The brilliant corner Wright backs us into in this play is that if you believe God does not fail people, you must also believe that Mr. Himmelman does not fail people. So, see what Mr. Himmelman does, and just know that Mr. Himmelman does not fail people. He doesn’t. He never does. Ok, Steve? Mr. Himmelman does not fail people. Ok? Exact same thing as saying God does not fail people. So what do you do? We see what happens as Steve holds on to his faith in Mr. Himmelman for too long. Did Mr. Himmelman fail Steve? Or to address Steve with one of his own lines: “Do you not see God’s grace working in that story?” The ending of the play tells us that Steve does not see how God’s grace is working in his life.

The picture of the girl was Sarah’s conversion moment – her “seeing the face of God” if you will. It was at that moment that Sarah’s participation in the bible school outing went from a social activity to a true religious experience.

Ben, the issue of nihilism is an interesting one. I kinda DO feel Wright is a bit of a nihilist, though it’s not clear cut. Seems like the trick in a lot of his plays is balancing fate and free will.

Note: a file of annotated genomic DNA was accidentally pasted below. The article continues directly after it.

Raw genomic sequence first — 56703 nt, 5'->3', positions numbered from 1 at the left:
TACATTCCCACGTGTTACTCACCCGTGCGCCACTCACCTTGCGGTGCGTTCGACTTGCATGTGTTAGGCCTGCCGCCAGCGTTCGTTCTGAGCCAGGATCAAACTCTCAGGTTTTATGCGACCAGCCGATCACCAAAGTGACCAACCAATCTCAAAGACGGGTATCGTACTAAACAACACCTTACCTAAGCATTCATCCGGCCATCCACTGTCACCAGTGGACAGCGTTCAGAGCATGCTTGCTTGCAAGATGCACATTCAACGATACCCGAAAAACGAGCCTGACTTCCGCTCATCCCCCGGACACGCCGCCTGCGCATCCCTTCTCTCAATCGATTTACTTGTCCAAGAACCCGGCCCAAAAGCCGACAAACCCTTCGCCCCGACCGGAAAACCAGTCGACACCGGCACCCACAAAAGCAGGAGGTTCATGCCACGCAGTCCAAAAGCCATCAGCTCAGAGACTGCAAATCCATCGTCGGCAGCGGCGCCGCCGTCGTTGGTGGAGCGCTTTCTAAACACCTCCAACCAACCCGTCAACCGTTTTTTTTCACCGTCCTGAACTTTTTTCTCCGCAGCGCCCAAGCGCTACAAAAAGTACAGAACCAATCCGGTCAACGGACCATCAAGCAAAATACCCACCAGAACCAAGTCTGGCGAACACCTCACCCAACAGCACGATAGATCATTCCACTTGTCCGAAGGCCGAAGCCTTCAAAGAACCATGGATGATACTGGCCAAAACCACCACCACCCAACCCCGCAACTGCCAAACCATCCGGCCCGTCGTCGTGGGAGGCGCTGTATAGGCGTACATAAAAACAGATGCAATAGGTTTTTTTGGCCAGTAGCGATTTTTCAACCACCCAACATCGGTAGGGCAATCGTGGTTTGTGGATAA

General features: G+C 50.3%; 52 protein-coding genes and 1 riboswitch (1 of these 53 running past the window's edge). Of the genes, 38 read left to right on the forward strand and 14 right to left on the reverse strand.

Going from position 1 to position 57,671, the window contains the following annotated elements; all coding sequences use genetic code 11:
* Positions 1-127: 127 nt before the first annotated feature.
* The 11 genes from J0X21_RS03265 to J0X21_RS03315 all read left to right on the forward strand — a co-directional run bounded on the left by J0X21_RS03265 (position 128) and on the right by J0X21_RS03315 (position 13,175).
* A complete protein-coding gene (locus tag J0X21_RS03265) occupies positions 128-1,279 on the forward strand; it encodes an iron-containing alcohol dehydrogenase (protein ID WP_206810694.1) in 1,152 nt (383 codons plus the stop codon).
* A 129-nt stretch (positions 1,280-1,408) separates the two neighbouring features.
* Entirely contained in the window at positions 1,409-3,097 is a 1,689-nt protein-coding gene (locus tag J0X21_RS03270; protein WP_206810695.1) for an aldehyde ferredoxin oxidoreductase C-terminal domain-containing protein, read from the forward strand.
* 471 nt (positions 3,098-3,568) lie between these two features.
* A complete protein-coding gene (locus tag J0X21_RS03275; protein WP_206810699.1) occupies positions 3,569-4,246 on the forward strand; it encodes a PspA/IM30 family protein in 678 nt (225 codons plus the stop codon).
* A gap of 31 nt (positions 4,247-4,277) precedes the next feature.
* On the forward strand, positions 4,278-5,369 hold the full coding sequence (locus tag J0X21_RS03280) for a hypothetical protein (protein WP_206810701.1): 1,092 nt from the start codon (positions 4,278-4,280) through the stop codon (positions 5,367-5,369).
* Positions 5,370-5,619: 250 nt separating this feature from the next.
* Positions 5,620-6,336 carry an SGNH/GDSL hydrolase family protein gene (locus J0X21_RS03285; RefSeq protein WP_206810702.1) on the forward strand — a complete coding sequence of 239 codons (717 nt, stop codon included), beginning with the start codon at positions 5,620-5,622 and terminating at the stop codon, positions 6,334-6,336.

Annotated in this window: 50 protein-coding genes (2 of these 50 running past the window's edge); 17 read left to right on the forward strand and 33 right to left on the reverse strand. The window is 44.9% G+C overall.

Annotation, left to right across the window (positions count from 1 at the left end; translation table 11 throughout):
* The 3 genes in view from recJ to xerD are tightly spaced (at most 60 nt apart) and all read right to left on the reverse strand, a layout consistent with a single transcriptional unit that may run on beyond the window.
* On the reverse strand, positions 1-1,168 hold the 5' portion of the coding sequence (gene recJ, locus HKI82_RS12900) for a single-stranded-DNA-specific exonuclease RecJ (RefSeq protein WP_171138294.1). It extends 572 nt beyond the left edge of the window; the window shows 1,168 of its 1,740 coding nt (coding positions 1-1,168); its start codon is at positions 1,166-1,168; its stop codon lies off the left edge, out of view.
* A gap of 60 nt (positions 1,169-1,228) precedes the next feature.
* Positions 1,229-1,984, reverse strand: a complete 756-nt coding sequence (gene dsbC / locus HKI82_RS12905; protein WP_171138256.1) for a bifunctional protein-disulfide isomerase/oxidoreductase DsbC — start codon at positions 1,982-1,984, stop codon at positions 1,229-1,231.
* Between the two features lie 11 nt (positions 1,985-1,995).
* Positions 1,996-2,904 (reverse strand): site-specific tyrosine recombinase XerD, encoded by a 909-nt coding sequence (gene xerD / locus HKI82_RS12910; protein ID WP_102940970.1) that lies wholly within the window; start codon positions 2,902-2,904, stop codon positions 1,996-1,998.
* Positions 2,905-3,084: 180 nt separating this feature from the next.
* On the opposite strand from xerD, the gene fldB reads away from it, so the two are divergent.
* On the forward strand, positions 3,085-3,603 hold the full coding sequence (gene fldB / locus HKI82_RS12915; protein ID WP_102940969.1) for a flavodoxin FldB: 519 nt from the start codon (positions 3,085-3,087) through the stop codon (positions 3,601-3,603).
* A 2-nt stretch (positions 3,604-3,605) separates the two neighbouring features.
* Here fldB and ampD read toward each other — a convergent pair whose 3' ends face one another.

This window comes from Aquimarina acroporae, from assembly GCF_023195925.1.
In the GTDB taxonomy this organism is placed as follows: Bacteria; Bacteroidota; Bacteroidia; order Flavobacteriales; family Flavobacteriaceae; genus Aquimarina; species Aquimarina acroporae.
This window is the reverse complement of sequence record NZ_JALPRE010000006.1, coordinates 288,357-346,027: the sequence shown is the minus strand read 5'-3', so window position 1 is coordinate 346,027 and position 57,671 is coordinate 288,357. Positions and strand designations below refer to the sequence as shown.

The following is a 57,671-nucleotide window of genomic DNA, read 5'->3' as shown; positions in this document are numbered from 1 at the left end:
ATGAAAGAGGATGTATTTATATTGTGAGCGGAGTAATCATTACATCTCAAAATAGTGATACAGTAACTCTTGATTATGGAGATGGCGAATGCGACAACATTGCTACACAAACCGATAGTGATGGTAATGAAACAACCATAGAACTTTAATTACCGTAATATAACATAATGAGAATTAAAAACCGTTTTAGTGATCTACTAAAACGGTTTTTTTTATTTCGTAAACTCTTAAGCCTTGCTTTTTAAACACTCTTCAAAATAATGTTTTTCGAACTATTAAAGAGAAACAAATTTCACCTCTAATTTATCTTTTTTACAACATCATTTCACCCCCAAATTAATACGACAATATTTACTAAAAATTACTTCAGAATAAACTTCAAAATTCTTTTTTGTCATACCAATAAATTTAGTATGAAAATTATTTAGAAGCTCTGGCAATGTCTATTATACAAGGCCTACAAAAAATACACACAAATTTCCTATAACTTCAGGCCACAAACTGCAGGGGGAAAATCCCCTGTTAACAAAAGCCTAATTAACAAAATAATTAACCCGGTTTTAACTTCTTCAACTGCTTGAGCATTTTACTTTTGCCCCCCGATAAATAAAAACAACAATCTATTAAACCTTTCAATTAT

Saw this show again the other night. It’s phenomenal. Just deciding to do this show is impressive enough. But doing it well is priceless! You won’t see this play performed hardly anywhere else. Don’t miss it.

Looking forward to the Sunday discussion at 6 PM in PSU’s Studio Theatre!

Brian said...

Seeing this show was an intensely personal experience for me.

You see, I lived through a lot of this play.

Hello. My name is Brian. And I was once a fundamentalist Christian. (Not for nothing, I'm also from Minnesota. Craig Wright is stalking me.)

The thing is - I think Wright's portrayal of these characters is dead on. I sat there in the first scene, listening to people laugh as Steve talked about his faith. And I was thinking "No - you don't get it. They really ARE like that. It sounds funny, these things he's saying, but that's what they believe. That's what I believed."

It was very true to life. And I'm sorry if that offends some people out there. But the true people of faith I know, they wouldn't find this offensive. Because they, too, know that there are people like that out there.

Nobody said all Christians are like that. But some of them sure are.

Anonymous said...

I saw Grace a week ago, and was also moved. I did not find it to be a comment on any particular stereotype. I found the characters very real.

This great script seemed to me to be a touching comment on the shared human experience. Like Sam, we are all trying to find our way through the dark toward meaning. Like Steve, we are all prone to oversimplifying the complexities of our lives in an effort to understand why we're here. Like Karl, we have all had cause to question who we are and what we do, and while we believe we are essentially good, we know we are capable of evil acts. And like Sara, it tends to be the little things in life that capture our hearts and imaginations, and bring us hope.